Don't let a disability get you down: Accepting new challenge can lead to major mental breakthroughs
It was 3 a.m. Instead of sleeping, I sat awake on the couch trying to finish the homework I had been working on since 4 o’clock that afternoon.
It’s late, and of course, I was tired. It was hard to stay awake, but I continued to push through, determined to get the work done.
The next morning, I turned in the homework only to get low scores on everything.
“You’re not trying,” my teachers told me.
Up until that point, I had been getting by in school and managed to get good grades. However, as I advanced in school, the work only seemed to get harder and harder. Over time, the English assignments I used to breeze through took me all night to finish. As the readings became more difficult, I had trouble deciphering the complex concepts underlying the material. Eventually it got to the point where I couldn’t keep up any more.
I felt like a failure. All of my friends were doing well in school without having to put in much effort. Why couldn’t I be like them?
Frustrated and exhausted, I finally gave up, refusing to go to school. If all the work I put in seemed to amount to nothing, then why should I even try at all?
My parents noticed my sudden change in behavior—a total burnout—but could not understand why their once motivated student would not go to school. Unaware of all the time I was putting into my work, they also believed I should be trying harder. But they knew something else was wrong. They decided to get me evaluated for a learning disability.
The process of being diagnosed was long and hard. I spent the day with a neuropsychologist where I struggled to arrange blocks into nonsensical patterns, categorize pictures and attempt to memorize lists of words. In the end, I was diagnosed with a nonverbal learning disability, which causes difficulties with problem solving and reading comprehension in people who are, as it turns out, exceptional in verbal communication.
Finding out that I had a learning disability changed everything. It gave me an explanation for many of the things I struggled with all my life, but also pointed out a lot of my strengths—many of which I didn’t know I had. Now that I was diagnosed, I could stop focusing on what I couldn’t do and use my newfound strengths to my advantage.
One of those strengths I’ve discovered is writing. Since being diagnosed, writing has become a passion of mine. For the past three years, I’ve been writing for ThreeSixty Journalism, where I get to use my strengths by working with concrete information and write using facts and information obtained through interviews. And as an introvert, writing also gives me the chance to think about what I want to say—in my own time and without interruption. At ThreeSixty, I’ve recently been promoted to Senior Reporter, the highest rank in the program. In addition, I have even won awards for my work from the Minnesota Newspaper Association.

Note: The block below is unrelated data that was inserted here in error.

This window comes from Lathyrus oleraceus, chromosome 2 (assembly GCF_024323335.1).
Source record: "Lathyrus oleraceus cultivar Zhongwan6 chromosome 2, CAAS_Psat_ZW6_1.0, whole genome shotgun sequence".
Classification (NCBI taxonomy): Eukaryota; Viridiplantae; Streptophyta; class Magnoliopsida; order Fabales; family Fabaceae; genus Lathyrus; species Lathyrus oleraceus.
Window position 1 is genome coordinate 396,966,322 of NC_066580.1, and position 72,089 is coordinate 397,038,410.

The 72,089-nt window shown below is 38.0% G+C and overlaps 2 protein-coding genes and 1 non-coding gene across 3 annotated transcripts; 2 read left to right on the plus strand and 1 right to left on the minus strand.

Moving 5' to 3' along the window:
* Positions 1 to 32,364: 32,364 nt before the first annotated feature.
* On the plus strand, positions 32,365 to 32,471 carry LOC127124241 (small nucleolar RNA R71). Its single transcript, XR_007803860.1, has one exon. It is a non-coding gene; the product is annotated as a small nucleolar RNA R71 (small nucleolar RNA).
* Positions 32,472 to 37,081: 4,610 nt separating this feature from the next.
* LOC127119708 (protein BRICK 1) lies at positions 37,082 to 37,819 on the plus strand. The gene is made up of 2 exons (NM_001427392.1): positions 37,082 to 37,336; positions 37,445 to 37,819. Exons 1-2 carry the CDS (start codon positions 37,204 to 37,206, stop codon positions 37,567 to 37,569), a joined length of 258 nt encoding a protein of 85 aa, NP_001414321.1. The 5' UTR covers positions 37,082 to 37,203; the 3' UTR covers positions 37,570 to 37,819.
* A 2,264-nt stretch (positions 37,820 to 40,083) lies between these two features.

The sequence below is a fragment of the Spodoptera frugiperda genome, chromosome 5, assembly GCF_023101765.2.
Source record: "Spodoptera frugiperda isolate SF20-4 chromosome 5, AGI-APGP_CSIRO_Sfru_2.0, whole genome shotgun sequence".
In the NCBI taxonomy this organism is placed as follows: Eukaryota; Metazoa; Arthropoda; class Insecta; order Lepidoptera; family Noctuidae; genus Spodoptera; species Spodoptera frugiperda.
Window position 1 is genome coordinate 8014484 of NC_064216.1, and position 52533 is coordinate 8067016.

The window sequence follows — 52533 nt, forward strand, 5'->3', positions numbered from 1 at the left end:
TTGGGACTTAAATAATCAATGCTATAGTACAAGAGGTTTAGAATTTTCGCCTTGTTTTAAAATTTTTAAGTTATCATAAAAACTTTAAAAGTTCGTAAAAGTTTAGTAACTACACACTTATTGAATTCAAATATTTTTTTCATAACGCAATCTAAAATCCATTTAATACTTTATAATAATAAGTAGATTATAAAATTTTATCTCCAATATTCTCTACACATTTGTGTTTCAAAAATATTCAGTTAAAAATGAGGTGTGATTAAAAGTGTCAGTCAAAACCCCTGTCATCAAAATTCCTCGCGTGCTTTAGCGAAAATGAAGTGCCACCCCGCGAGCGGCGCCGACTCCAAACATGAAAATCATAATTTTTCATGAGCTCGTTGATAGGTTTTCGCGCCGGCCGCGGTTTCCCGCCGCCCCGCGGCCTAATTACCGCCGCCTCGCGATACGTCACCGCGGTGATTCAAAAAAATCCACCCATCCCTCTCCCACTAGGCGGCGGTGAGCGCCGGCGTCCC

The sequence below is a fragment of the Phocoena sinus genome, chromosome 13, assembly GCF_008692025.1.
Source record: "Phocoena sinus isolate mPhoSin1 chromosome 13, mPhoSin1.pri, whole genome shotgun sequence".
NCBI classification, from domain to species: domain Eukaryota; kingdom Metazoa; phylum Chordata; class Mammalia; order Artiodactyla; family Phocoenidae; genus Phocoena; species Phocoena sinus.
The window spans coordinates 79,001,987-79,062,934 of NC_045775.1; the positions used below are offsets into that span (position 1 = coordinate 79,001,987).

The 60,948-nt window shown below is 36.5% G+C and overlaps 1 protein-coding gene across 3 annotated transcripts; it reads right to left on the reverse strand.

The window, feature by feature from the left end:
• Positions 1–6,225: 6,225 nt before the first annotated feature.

It just goes to show that people with learning disabilities can accomplish great things. I am merely one example.
Unfortunately though, many still assume that people with disabilities will never succeed. Some people make fun of students with disabilities in class and seldom give them a chance to showcase their strengths. But that shouldn’t be the case.
Having a learning disability doesn’t mean you’re incapable of doing something: It just means you may have to do it differently than others. It’s about learning how to focus on your strengths rather than battle your weaknesses.
That’s a lesson I’ve learned to keep in mind every day. For me, it means that I have to be aware of my disability—and how I need to counter problems with my strengths. If I get stuck on an assignment I’m working on, it’s not because I can’t do it. I need to find a different way to look at it so the problem or question eventually makes sense to me.
I am a student who has faced adversity and I intend to continue to excel in life. My future goals are to go to college and become a journalist. However, the struggle continues as I apply for colleges and try to convince admissions counselors that I am more than my ACT score, a test that reflects my disability more than it shows my ability. That doesn’t mean I can’t succeed, though. With proper accommodations for my unique learning style at school—extra time and modified tests, namely—I’ve been more successful.
ADVOCATE FOR YOURSELF
Getting those accommodations wasn’t so easy, though. As a student with a learning disability, I’ve learned the importance of self-advocacy. It’s not easy, but in order to get the accommodations you’re entitled to, you have to speak up for yourself.
Sure, it still upsets me that my teachers simply assumed that I wasn’t trying, that they couldn’t spot the signs of a learning disability, or at least help me get the resources I needed to succeed. And I definitely think they could be trying harder to help students who are really struggling.
But there’s also a lot I could have done. I could have reached out to my teachers, told them I was struggling and that I needed help. Self-advocacy is a hard skill to learn, though. In fact, it’s something I’m still working on today. But I’m getting there.
And these days, instead of staying up all night to get my work done, I sleep soundly knowing that despite my disability I can do anything.